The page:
MCI has launched a test of a consumer-focused voice over Internet Protocol (VoIP) service, in a move that has puzzled some analysts because of the company’s pending merger with Verizon.
MCI,which Verizon is in the process of buying for US$8.6 billion, has launched a test with about 5,000 customers of a service called Neighborhood Broadband calling.
The service is being offered to existing MCI residential customers for $29.99 per month for unlimited calling and $19.99 monthly for 500 minutes worth of Internet-based calls, prices that are similar to many other such plans.
Verizon Already in VoIP
MCI is not a complete stranger to VoIP, having launched a business-focused service of the broadband-based calling service in Europe a year ago.
The move is far from surprising in the sense that virtually all major telecommunications companies of all stripes are now moving into the VoIP space, where startups such as Vonage and Skype have built small but strong customers bases.
Verizon already offers its own VoIP service, known as VoiceWing, a move similarly meant to stop wire-line customers from defecting to firms offering the lower-price benefits of VoIP.
The move took some by surprise because MCI, like rival AT&T, had announced a year ago that it would cease attempting to attract new residential long-distance business, choosing to focus instead on business customers.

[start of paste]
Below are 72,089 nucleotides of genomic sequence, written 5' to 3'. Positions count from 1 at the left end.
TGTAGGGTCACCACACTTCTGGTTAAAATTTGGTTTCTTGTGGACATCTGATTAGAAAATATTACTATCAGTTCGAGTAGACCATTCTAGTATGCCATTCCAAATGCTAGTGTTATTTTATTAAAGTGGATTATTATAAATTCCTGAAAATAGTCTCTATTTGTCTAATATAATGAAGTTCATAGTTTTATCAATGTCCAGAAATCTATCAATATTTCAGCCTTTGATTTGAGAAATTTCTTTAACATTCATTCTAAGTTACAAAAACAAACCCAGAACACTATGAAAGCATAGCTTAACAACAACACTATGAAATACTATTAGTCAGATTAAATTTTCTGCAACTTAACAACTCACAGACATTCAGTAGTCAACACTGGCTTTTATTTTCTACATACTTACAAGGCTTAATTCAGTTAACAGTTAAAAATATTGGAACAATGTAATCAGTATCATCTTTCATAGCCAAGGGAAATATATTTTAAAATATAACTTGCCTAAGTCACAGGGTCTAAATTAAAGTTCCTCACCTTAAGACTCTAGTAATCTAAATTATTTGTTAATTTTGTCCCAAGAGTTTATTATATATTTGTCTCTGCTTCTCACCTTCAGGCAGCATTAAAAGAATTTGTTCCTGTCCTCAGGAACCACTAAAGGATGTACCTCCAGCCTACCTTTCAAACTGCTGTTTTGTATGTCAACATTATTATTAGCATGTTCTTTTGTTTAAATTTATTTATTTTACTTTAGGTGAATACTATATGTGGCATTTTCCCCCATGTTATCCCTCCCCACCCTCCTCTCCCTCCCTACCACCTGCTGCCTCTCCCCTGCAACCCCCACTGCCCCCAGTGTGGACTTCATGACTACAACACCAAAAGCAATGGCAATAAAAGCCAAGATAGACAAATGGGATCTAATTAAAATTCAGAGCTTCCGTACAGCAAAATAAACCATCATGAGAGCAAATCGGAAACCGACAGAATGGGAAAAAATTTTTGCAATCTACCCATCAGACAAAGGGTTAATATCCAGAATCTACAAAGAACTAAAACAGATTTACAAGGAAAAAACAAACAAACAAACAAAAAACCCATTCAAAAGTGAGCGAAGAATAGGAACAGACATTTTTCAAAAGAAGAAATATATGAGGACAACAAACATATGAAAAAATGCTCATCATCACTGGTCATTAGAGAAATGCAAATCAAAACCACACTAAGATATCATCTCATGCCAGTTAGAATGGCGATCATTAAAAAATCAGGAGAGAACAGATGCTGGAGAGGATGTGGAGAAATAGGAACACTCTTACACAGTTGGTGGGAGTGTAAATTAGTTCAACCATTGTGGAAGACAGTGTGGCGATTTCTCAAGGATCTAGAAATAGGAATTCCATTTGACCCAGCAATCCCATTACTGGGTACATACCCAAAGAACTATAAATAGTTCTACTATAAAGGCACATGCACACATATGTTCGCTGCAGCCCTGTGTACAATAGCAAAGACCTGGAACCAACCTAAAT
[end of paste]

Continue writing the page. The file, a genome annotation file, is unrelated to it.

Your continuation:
That focus is what made MCI such an attractive merger partner, one that Verizon and Qwest fought viciously over for weeks before Qwest finally dropped out of the bidding. AT&T, which already offers a VoIP plan of its own, is also being acquired in a $16 billion deal by SBC Communications as the long-term trend of telecom consolidation continues.
TMCNet VoIP columnist Johanne Torres said the move was puzzling because of the timing, heading into the expected late second- or early third-quarter closing of the Verizon acquisition.
“Why would MCI launch a VoIP-based calling service after the company announced it would drop consumer-oriented products and services?” Torres wrote about the move. “Additionally, why would MCI proceed with VoIP plans for the consumer market if Verizon — soon to be MCI’s parent company — already offers VoiceWing?”
The answer might be that MCI is hoping to use VoIP to keep more residential customers from leaving, said telecom analyst Jeff Kagan, an especially important consideration as startup VoIP firms begin to gain more legitimacy and market clout.
“VoIP is fast becoming a service that people expect their telecom carrier to offer,” Kagan told the E-Commerce Times. “Given the number of product roll-outs we’ve seen, it’s rare that a company doesn’t offer some version of the service. It’s seen as a necessary part of the broader calling menu now.”
Kagan also noted that despite the fact that a few million Americans might already be dabbling in VoIP use, the market is still very much wide open. Any customers MCI picks up with the service will benefit Verizon, offering customers they can sell a wider bundle of services, from high-speed Web access to cable-style TV service.